Viewing page 8 of 19
It looks like you're using a mobile device. We recommend using a physical keyboard for transcription entry.
and engine maintenance. There he assisted in many routine rebuilding and repair projects and did considerable piloting, including flying boats. He also aided Curtiss in building some experimental training planes in late 1914 and early 1915. Barnhart left Curtiss in April, 1915, to design and build a plane for Ledyard Blake, who had learned to fly at the Curtiss school. Returning to Los Angeles, with six employees, Barnhart completed this plane in six weeks. It was an advanced design, tractor biplane powered by a Curtiss 0X-2 engine. On June first Blake made the initial flight with this plane at Griffith Park flying field and it proved to be a very successful machine, easily flown, with fine performance. It saw active service with several pilots through 1925 in training, stunt work and racing. After completing this project, Barnhart returned to North Island and started to work for the Signal Corps, U.S. Army, where his engineering training enabled him to accomplish advanced assignments. He remained there until World War I when he was transferred to Wilbur Wright Field at Fairfield, Ohio, as an engineer and research consultant. From May, 1918, to March, 1919, Barnhart was at Standard Aircraft Corporation, Elizabeth, New Jersey, as Assistant to the President, then later he was assigned as Chief Engineer in the department where a copy of the English Handley-Page bomber was made. From March to October he was with the B.F. Goodrich Rubber Company, Akron, Ohio, as an engineer on government assignment; then from October to January 1920, before returning to California, he inspected government flying. From January twentieth until September, 1921, he was with the C. Robert Little Aircraft Works, Pasadena, California where he designed and supervised the construction of a twin-engine, 50-foot span, folding-wing tractor biplane, powered by two Curtiss 0XX engines. Called the "Wampus-Kat," it was flight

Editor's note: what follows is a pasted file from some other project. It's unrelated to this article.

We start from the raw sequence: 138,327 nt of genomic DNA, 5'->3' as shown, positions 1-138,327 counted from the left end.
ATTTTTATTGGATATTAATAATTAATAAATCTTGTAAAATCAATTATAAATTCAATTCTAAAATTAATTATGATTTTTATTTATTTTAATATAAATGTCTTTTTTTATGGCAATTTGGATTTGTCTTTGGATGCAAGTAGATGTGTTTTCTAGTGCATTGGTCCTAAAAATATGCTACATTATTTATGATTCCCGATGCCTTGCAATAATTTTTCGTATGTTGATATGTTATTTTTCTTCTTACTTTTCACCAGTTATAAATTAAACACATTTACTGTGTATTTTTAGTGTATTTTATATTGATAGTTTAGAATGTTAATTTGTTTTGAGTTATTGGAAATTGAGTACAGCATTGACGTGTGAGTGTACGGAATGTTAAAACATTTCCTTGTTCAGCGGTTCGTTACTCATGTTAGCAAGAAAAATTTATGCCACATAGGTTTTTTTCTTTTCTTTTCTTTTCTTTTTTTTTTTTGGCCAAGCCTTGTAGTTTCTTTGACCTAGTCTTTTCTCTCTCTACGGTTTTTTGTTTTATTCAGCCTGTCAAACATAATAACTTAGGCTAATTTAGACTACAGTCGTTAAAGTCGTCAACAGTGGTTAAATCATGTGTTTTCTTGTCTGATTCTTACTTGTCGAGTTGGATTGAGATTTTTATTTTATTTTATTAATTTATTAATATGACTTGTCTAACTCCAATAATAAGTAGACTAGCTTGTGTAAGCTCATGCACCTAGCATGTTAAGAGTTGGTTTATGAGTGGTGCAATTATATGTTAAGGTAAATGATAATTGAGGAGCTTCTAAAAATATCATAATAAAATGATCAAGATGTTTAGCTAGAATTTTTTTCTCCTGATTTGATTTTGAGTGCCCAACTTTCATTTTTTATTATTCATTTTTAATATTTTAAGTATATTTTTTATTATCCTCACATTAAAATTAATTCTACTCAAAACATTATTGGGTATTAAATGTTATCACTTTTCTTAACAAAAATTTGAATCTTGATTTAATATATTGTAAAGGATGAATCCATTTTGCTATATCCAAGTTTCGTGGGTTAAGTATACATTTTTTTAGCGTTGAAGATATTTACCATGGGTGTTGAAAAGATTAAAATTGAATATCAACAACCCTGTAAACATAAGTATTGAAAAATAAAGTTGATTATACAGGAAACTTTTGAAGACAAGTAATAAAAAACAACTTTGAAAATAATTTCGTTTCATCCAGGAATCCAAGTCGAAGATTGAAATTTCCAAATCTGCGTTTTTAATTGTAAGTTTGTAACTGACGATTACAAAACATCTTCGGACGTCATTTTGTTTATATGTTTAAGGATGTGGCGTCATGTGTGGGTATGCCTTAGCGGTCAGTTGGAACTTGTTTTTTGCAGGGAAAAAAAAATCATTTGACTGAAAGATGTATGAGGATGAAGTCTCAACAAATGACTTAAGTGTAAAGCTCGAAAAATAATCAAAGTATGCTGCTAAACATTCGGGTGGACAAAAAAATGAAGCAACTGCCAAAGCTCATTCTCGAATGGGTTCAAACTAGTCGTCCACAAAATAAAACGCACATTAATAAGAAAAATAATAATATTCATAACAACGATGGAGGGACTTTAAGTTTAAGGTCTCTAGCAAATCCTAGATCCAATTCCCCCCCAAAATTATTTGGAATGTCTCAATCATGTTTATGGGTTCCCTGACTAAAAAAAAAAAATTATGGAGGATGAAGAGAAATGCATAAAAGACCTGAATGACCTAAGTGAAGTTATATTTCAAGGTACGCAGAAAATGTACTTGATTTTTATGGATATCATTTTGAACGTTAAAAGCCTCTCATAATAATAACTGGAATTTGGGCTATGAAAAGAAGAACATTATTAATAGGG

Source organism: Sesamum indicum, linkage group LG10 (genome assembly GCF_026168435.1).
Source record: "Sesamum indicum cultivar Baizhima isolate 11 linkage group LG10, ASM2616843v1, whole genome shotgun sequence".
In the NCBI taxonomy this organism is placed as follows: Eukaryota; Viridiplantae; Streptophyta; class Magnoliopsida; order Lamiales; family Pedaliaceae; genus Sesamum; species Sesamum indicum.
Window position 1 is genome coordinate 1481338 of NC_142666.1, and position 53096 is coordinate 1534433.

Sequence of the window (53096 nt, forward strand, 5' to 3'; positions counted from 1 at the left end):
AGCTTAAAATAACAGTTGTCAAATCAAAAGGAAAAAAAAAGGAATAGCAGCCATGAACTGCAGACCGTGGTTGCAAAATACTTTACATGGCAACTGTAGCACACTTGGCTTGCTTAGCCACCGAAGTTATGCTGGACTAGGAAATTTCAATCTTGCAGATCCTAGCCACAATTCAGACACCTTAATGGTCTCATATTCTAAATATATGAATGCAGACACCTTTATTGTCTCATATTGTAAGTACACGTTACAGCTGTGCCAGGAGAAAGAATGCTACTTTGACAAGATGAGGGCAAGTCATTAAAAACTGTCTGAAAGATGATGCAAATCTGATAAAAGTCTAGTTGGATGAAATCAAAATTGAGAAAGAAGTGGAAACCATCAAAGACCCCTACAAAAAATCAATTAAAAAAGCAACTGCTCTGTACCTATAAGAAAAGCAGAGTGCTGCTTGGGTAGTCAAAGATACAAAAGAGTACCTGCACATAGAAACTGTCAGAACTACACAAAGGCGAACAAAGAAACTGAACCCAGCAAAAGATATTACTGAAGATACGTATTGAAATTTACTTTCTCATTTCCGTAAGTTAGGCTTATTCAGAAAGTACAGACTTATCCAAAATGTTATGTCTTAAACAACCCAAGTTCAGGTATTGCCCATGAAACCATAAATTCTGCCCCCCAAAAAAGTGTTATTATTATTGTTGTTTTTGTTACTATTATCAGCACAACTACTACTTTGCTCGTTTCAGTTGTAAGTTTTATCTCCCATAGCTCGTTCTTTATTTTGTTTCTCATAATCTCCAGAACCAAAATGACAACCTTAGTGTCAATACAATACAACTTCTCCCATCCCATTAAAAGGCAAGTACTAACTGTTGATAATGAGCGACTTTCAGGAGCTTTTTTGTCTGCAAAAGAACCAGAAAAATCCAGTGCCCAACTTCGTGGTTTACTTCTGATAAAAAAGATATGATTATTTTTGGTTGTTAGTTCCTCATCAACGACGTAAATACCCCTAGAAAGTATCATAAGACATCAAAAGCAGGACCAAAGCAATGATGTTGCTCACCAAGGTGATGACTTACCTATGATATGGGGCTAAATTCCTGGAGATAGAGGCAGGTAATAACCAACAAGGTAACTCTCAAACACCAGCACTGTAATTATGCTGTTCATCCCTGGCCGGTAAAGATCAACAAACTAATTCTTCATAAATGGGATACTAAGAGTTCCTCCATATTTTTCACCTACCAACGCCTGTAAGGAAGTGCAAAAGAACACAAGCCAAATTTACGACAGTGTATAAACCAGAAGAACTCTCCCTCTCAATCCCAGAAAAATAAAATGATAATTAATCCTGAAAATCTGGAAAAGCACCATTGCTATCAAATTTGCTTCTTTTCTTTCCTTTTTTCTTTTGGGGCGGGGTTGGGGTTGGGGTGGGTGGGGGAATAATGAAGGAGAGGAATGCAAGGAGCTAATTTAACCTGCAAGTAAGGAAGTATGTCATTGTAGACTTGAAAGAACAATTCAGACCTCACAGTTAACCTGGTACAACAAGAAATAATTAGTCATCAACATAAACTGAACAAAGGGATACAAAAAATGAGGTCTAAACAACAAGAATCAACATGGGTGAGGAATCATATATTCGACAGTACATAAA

Please note that the language and terminology used in this collection reflects the context and culture of the time of its creation, and may include culturally sensitive information. As an historical document, its contents may be at odds with contemporary views and terminology. The information within this collection does not reflect the views of the Smithsonian Institution, but is available in its original form to facilitate research. For questions or comments regarding sensitive content, access, and use related to this collection, please contact firstname.lastname@example.org.